EXPO 2020 DUBAI’s special edition COVID-19 Call for Proposals is now open. This call invites individuals, communities, NGOs, start-ups, health workers, businesses, governments and international organisations from around the world to share solutions that address the global health crisis.
Within the spirit of the overall programme, calling for best practices related to COVID-19 for projects and initiatives delivering robust and sustainable solutions to address the global pandemic and achieve Agenda 2030. This call for proposals is aimed at highlighting the importance and enhancing the visibility of cross-sector integrated solutions, helping people prepare, respond and recover from the effects of the COVID-19 global pandemic.
This Special Edition COVID-19 Best Practice Call is aimed at recognising and promoting the visibility of integrated development best practices for a better 2030 with a particular view on building back better and moving towards a “better normal” as we come out of the ongoing crisis. The 2030 Agenda for Sustainable Development serves as an urgent and constant reminder that a more equitable, just and green world is a top priority for all. It is even more pressing than ever before to come together as a global community to push the needle forward on the SDGs for more resilient people and the planet.
Expo 2020’s Global Best Practice Programme, ‘Small Steps, Big Leaps: Simple Solutions for Sustainable Impact’, is a platform to showcase projects that have provided tangible solutions to the world’s biggest challenges. It will gather and spotlight simple but effective initiatives for localising the SDGs, which can be adapted, replicated and scaled for enhanced worldwide impact.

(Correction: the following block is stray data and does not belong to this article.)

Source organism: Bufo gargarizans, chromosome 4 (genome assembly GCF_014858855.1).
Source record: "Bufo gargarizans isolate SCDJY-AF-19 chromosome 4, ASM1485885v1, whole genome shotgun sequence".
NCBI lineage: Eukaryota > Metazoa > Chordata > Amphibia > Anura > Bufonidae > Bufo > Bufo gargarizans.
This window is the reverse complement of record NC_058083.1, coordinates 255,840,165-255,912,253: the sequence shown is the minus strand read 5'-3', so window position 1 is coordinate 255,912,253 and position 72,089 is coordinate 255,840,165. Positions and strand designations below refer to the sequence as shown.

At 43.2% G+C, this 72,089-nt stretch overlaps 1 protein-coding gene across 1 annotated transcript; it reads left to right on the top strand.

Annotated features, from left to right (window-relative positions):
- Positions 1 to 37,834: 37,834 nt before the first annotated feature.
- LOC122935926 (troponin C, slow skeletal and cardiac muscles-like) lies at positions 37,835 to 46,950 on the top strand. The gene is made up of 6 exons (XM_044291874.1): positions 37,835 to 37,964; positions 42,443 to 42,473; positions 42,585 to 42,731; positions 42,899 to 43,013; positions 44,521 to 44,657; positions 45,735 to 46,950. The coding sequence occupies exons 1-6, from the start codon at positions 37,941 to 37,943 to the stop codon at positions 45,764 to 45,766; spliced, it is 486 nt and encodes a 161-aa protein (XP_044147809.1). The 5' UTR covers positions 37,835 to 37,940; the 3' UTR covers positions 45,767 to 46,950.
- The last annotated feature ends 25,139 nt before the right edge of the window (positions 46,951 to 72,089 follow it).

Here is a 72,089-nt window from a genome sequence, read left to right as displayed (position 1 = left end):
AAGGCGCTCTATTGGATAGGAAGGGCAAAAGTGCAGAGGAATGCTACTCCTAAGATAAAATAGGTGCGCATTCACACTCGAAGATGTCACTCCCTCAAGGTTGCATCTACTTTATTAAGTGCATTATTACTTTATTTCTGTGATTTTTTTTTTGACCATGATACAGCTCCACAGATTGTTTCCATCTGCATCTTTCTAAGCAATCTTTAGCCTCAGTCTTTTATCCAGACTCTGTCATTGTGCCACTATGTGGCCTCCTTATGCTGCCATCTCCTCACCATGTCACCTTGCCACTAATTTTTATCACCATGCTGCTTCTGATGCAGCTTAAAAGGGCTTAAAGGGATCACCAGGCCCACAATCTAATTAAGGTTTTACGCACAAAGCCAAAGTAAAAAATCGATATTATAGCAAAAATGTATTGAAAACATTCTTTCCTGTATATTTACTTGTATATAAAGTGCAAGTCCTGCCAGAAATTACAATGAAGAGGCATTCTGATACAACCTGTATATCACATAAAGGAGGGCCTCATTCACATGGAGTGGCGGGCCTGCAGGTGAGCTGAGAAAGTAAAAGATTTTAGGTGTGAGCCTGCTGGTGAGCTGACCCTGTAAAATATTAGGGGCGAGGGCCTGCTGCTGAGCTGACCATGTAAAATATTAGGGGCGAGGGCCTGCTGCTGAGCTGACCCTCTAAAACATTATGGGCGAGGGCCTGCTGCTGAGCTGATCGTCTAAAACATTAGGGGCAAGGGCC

The call for proposals will run between September – December 2020, inviting individuals, communities, NGOs, start-ups, health workers, businesses, governments and international organisations to share solutions from around the world in response to tackling COVID-19.
By sharing success stories with visitors and participants from across the world, the Programme will place people at the centre of change, with communities as the ultimate beneficiaries.
Best Practices for a Better 2030
As per the definition shared by the international community, “best practices” are initiatives which have consistently shown results superior to those achieved with other means, and which are used as a benchmark or are setting a benchmark. In addition, best practices:
- have a demonstrable and tangible impact on improving people’s quality of life
- highlight the interconnected nature of interventions and how ripple effects play out
- are the results of an effective partnership between multiple actors on the value chain (the public, private and civic sectors of society)
- can be transferred, adapted, replicated of scale in other places
For the purpose of this call, Expo 2020 Dubai defines Best Practice as ‘a simple tangible successful solution or initiative, implemented by individuals or communities or agencies in partnership to address integrated development challenges that can be adapted or replicated to scale globally for sustainable impact’.
Solutions Streams for Bp2030
Initiatives recognised under the Programme should relate to one of the following five solution streams and focus on one of the five topical pillars. Solution streams:
- Unsung heroes (individuals) – including frontline workers, first respondents, delivery to the last mile, teachers, health professionals and carers